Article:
Algorithm Could Identify Hidden Type 2 Cases
A simple algorithm used to scan electronic health records could be a breakthrough in identifying cases of type 2 diabetes, according to a study published in BMC Medical Informatics and Decision Making. And that could lead to timely treatment and prevention of diabetes complications.
In layman's terms, an algorithm is a set of instructions that can be turned into a piece of software or computer program. Used on a set of electronic health records, an algorithm focused on finding people with type 2 diabetes had remarkable results: a 90 percent accuracy rate in identifying actual type 2s. In 78 percent of cases, it could actually predict when the patient would be diagnosed.
While both of those numbers are impressive, it's a third number that has the greatest implications for people with diabetes and their doctors. The algorithm could prevent a delayed diagnosis in 11 percent of type 2 diabetes cases. That means those people could start treatment to preserve their health earlier and stay healthy longer.
"Achieving early glycemic control in patients with newly diagnosed diabetes reduces the risk of microvascular complications, myocardial infarction, and all-cause mortality," the study's authors wrote. "The distinct advantage of our automated, real-time algorithm is the timely recognition of diabetes."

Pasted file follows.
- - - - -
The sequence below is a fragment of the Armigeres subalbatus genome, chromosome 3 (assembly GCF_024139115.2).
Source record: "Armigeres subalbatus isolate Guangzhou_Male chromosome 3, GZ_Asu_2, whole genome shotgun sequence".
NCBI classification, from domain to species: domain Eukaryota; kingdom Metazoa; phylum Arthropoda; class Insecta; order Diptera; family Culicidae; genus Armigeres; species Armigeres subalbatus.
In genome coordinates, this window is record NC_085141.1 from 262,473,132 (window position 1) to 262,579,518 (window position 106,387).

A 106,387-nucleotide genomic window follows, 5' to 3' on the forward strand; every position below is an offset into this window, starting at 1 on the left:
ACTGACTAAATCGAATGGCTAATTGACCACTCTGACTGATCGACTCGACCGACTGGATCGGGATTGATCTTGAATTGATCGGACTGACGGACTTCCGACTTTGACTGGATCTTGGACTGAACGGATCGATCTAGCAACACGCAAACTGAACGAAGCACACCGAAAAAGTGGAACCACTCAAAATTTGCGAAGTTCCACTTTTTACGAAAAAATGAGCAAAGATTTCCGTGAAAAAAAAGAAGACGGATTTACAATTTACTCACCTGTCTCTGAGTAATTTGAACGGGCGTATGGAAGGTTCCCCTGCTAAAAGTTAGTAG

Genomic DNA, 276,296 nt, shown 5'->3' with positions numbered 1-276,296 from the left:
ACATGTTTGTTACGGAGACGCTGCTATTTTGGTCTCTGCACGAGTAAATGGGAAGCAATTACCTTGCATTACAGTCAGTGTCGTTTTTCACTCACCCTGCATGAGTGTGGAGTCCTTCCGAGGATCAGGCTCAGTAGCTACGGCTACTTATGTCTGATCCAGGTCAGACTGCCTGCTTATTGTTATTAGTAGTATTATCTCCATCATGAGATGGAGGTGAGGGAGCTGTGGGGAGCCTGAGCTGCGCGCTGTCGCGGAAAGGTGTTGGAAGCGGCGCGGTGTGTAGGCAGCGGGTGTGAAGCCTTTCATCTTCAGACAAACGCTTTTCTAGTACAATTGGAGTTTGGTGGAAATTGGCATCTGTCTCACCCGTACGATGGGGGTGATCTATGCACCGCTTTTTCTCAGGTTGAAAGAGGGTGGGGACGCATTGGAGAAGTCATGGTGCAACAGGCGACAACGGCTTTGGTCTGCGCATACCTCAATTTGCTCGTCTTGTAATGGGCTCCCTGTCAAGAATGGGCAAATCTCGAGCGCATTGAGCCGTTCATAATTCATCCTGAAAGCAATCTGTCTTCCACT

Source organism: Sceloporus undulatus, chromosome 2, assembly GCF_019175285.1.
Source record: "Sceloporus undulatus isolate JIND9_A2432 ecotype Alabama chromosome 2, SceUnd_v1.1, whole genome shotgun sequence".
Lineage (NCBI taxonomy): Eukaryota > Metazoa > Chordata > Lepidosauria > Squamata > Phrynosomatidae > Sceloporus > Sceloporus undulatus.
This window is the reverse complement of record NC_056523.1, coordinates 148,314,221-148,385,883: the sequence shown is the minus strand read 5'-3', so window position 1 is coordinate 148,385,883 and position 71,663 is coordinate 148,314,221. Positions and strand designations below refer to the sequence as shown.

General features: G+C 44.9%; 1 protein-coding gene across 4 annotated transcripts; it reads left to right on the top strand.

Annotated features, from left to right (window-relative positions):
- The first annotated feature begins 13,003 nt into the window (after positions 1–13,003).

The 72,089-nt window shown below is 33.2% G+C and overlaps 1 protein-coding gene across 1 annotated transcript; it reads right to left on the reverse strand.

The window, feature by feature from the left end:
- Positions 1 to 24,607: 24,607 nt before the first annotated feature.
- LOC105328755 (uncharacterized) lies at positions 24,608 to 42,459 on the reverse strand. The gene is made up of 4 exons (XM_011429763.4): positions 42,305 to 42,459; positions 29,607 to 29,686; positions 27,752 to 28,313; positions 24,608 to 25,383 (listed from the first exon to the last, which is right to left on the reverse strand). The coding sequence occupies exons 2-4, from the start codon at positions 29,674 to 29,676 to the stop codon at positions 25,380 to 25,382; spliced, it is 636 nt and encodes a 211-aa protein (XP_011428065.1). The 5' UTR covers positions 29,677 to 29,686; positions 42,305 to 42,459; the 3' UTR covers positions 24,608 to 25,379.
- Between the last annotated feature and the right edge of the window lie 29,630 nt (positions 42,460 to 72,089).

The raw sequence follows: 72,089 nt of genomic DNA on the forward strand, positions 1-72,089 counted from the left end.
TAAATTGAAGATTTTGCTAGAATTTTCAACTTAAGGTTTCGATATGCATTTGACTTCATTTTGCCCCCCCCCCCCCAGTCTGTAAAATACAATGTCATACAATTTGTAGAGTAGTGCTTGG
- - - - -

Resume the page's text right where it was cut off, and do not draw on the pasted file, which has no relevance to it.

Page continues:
Delays in recognizing and treating diabetes can be a big problem, according to the study. There is an average 2.4-year gap between the onset and diagnosis of type 2 diabetes, and some 7 percent of cases go a full seven years without being treated.
The researchers continued, "Health care systems may additionally apply this algorithm to provide feedback to providers on the quality of their care, generate letters to patients, identify underperforming clinics for quality improvement initiatives, link clinical decision support tools to inform decision making at the point-of-care, and risk stratify diabetic patients to direct limited resources to patients at greatest risk for developing complications."
With this new algorithm approach, along with the widespread use of electronic health records, doctors and other health care providers can have a big-picture view of type 2 cases. But they will also be able to help individuals. And that's great news for type 2 patients' long-term health.
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